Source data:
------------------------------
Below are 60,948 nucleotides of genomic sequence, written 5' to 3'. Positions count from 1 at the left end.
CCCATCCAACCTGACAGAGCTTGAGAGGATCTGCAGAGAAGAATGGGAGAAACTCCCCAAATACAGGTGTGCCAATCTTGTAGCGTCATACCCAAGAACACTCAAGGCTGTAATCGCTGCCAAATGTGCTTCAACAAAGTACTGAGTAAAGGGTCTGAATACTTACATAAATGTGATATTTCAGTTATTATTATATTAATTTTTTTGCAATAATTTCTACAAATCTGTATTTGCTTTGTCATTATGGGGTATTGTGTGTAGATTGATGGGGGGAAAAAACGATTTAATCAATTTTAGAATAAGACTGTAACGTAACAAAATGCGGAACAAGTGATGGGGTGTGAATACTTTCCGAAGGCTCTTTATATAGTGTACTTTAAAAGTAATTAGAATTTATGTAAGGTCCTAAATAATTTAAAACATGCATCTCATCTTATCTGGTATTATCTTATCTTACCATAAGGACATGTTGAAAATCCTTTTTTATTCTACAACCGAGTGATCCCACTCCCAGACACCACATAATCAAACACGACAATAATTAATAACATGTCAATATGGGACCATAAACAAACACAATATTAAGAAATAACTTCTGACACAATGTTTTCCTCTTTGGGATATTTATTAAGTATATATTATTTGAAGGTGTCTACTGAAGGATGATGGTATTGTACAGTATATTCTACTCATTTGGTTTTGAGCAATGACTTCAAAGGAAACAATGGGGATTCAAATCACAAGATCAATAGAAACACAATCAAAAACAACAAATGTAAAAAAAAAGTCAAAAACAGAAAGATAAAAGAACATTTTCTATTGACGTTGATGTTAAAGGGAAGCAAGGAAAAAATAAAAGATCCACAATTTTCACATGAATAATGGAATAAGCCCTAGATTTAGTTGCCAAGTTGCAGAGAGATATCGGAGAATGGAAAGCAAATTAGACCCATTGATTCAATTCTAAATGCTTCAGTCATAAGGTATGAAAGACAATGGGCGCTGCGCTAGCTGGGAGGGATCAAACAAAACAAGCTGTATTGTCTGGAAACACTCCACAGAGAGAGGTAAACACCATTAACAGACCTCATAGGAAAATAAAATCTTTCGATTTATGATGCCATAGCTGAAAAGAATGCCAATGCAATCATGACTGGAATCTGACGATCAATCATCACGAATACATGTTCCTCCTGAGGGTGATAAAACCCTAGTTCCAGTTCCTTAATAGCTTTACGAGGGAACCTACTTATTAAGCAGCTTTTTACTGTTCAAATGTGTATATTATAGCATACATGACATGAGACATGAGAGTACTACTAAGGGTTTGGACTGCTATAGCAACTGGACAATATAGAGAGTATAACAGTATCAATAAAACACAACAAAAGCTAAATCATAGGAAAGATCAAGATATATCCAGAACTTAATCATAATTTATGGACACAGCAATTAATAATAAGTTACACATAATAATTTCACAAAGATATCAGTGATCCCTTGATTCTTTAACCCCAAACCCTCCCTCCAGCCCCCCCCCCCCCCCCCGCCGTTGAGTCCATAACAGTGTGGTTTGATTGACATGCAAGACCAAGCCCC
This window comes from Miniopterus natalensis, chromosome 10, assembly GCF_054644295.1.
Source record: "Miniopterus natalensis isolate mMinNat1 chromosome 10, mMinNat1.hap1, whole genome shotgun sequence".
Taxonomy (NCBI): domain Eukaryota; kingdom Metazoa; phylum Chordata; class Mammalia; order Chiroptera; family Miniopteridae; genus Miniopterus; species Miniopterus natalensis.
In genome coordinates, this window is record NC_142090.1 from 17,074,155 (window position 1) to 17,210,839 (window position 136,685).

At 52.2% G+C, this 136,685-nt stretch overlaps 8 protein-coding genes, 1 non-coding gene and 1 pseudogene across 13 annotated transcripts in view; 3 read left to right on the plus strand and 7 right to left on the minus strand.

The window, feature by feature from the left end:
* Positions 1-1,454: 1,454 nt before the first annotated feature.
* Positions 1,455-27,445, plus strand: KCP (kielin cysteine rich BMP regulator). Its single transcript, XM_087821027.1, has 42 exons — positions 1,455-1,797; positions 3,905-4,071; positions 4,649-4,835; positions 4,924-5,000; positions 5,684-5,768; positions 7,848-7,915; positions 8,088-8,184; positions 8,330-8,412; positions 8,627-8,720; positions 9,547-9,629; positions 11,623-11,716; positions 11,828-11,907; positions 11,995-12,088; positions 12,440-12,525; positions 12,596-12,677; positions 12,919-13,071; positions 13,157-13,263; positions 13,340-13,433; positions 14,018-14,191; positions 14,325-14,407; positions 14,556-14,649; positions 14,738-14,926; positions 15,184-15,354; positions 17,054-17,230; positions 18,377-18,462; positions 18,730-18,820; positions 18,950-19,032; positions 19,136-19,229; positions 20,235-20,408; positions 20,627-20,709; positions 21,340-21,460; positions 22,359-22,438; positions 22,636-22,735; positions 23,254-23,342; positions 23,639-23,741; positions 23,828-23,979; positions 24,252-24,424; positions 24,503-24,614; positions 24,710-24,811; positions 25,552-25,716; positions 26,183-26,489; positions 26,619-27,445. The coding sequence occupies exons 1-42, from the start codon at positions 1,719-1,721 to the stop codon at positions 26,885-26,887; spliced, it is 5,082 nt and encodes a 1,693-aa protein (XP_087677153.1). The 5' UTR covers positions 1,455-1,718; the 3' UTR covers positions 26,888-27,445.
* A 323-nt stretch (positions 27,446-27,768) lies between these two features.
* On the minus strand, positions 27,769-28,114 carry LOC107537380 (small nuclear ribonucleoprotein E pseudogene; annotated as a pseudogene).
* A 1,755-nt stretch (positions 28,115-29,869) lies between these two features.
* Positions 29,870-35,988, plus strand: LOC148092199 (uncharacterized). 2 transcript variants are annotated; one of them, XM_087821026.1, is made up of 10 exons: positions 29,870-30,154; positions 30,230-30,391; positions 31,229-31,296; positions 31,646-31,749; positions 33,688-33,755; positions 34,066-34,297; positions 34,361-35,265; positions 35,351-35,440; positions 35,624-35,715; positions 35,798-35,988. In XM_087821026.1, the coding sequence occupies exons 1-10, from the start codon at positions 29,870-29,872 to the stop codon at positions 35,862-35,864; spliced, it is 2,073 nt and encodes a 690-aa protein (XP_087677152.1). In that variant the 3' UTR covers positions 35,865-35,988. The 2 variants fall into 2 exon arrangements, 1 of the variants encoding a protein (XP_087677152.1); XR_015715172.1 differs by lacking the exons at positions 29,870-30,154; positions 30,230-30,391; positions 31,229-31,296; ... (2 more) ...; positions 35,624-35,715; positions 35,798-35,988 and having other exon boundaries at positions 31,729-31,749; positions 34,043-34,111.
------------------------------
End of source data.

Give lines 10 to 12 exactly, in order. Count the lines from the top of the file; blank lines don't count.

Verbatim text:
* Positions 1,455-27,445, plus strand: KCP (kielin cysteine rich BMP regulator). Its single transcript, XM_087821027.1, has 42 exons — positions 1,455-1,797; positions 3,905-4,071; positions 4,649-4,835; positions 4,924-5,000; positions 5,684-5,768; positions 7,848-7,915; positions 8,088-8,184; positions 8,330-8,412; positions 8,627-8,720; positions 9,547-9,629; positions 11,623-11,716; positions 11,828-11,907; positions 11,995-12,088; positions 12,440-12,525; positions 12,596-12,677; positions 12,919-13,071; positions 13,157-13,263; positions 13,340-13,433; positions 14,018-14,191; positions 14,325-14,407; positions 14,556-14,649; positions 14,738-14,926; positions 15,184-15,354; positions 17,054-17,230; positions 18,377-18,462; positions 18,730-18,820; positions 18,950-19,032; positions 19,136-19,229; positions 20,235-20,408; positions 20,627-20,709; positions 21,340-21,460; positions 22,359-22,438; positions 22,636-22,735; positions 23,254-23,342; positions 23,639-23,741; positions 23,828-23,979; positions 24,252-24,424; positions 24,503-24,614; positions 24,710-24,811; positions 25,552-25,716; positions 26,183-26,489; positions 26,619-27,445. The coding sequence occupies exons 1-42, from the start codon at positions 1,719-1,721 to the stop codon at positions 26,885-26,887; spliced, it is 5,082 nt and encodes a 1,693-aa protein (XP_087677153.1). The 5' UTR covers positions 1,455-1,718; the 3' UTR covers positions 26,888-27,445.
* A 323-nt stretch (positions 27,446-27,768) lies between these two features.
* On the minus strand, positions 27,769-28,114 carry LOC107537380 (small nuclear ribonucleoprotein E pseudogene; annotated as a pseudogene).